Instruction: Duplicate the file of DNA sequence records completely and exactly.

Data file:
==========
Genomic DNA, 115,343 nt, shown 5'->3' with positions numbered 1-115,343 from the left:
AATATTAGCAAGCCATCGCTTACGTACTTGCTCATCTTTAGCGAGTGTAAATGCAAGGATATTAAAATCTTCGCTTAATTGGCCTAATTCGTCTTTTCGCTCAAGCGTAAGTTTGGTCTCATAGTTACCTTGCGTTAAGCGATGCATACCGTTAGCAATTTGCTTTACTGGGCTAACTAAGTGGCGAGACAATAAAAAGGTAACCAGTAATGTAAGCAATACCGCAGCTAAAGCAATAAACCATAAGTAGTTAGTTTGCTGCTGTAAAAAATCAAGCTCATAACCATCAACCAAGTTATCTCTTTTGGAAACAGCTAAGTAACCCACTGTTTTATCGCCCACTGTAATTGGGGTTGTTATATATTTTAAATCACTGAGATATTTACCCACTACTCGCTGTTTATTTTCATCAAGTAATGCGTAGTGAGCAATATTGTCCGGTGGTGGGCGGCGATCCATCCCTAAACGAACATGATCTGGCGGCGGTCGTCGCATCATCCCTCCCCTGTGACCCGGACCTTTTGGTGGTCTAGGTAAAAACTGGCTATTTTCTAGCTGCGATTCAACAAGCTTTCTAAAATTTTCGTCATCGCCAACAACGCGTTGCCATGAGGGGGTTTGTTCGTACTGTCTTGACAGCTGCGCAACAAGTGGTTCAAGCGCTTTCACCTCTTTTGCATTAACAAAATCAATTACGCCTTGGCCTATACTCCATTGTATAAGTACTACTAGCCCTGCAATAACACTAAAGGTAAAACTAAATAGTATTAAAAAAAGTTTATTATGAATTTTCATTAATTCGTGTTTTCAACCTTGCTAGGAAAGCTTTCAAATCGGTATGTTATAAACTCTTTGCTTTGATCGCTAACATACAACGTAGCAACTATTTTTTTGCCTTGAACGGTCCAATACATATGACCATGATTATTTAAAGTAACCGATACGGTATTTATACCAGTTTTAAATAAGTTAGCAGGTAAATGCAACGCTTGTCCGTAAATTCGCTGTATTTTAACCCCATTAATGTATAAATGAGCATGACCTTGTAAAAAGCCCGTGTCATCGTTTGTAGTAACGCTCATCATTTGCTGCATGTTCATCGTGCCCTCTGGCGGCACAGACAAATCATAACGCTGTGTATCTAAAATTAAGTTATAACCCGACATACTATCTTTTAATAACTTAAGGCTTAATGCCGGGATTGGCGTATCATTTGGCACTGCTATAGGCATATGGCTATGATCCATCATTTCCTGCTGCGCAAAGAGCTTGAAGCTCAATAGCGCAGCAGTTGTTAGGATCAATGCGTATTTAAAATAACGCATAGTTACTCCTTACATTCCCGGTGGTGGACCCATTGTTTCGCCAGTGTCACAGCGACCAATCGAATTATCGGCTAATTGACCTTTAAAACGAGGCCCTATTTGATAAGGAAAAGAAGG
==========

Genomic DNA, 115,343 nt, shown 5'->3' with positions numbered 1-115,343 from the left:
AATATTAGCAAGCCATCGCTTACGTACTTGCTCATCTTTAGCGAGTGTAAATGCAAGGATATTAAAATCTTCGCTTAATTGGCCTAATTCGTCTTTTCGCTCAAGCGTAAGTTTGGTCTCATAGTTACCTTGCGTTAAGCGATGCATACCGTTAGCAATTTGCTTTACTGGGCTAACTAAGTGGCGAGACAATAAAAAGGTAACCAGTAATGTAAGCAATACCGCAGCTAAAGCAATAAACCATAAGTAGTTAGTTTGCTGCTGTAAAAAATCAAGCTCATAACCATCAACCAAGTTATCTCTTTTGGAAACAGCTAAGTAACCCACTGTTTTATCGCCCACTGTAATTGGGGTTGTTATATATTTTAAATCACTGAGATATTTACCCACTACTCGCTGTTTATTTTCATCAAGTAATGCGTAGTGAGCAATATTGTCCGGTGGTGGGCGGCGATCCATCCCTAAACGAACATGATCTGGCGGCGGTCGTCGCATCATCCCTCCCCTGTGACCCGGACCTTTTGGTGGTCTAGGTAAAAACTGGCTATTTTCTAGCTGCGATTCAACAAGCTTTCTAAAATTTTCGTCATCGCCAACAACGCGTTGCCATGAGGGGGTTTGTTCGTACTGTCTTGACAGCTGCGCAACAAGTGGTTCAAGCGCTTTCACCTCTTTTGCATTAACAAAATCAATTACGCCTTGGCCTATACTCCATTGTATAAGTACTACTAGCCCTGCAATAACACTAAAGGTAAAACTAAATAGTATTAAAAAAAGTTTATTATGAATTTTCATTAATTCGTGTTTTCAACCTTGCTAGGAAAGCTTTCAAATCGGTATGTTATAAACTCTTTGCTTTGATCGCTAACATACAACGTAGCAACTATTTTTTTGCCTTGAACGGTCCAATACATATGACCATGATTATTTAAAGTAACCGATACGGTATTTATACCAGTTTTAAATAAGTTAGCAGGTAAATGCAACGCTTGTCCGTAAATTCGCTGTATTTTAACCCCATTAATGTATAAATGAGCATGACCTTGTAAAAAGCCCGTGTCATCGTTTGTAGTAACGCTCATCATTTGCTGCATGTTCATCGTGCCCTCTGGCGGCACAGACAAATCATAACGCTGTGTATCTAAAATTAAGTTATAACCCGACATACTATCTTTTAATAACTTAAGGCTTAATGCCGGGATTGGCGTATCATTTGGCACTGCTATAGGCATATGGCTATGATCCATCATTTCCTGCTGCGCAAAGAGCTTGAAGCTCAATAGCGCAGCAGTTGTTAGGATCAATGCGTATTTAAAATAACGCATAGTTACTCCTTACATTCCCGGTGGTGGACCCATTGTTTCGCCAGTGTCACAGCGACCAATCGAATTATCGGCTAATTGACCTTTAAAACGAGGCCCTATTTGATAAGGAAAAGAAGG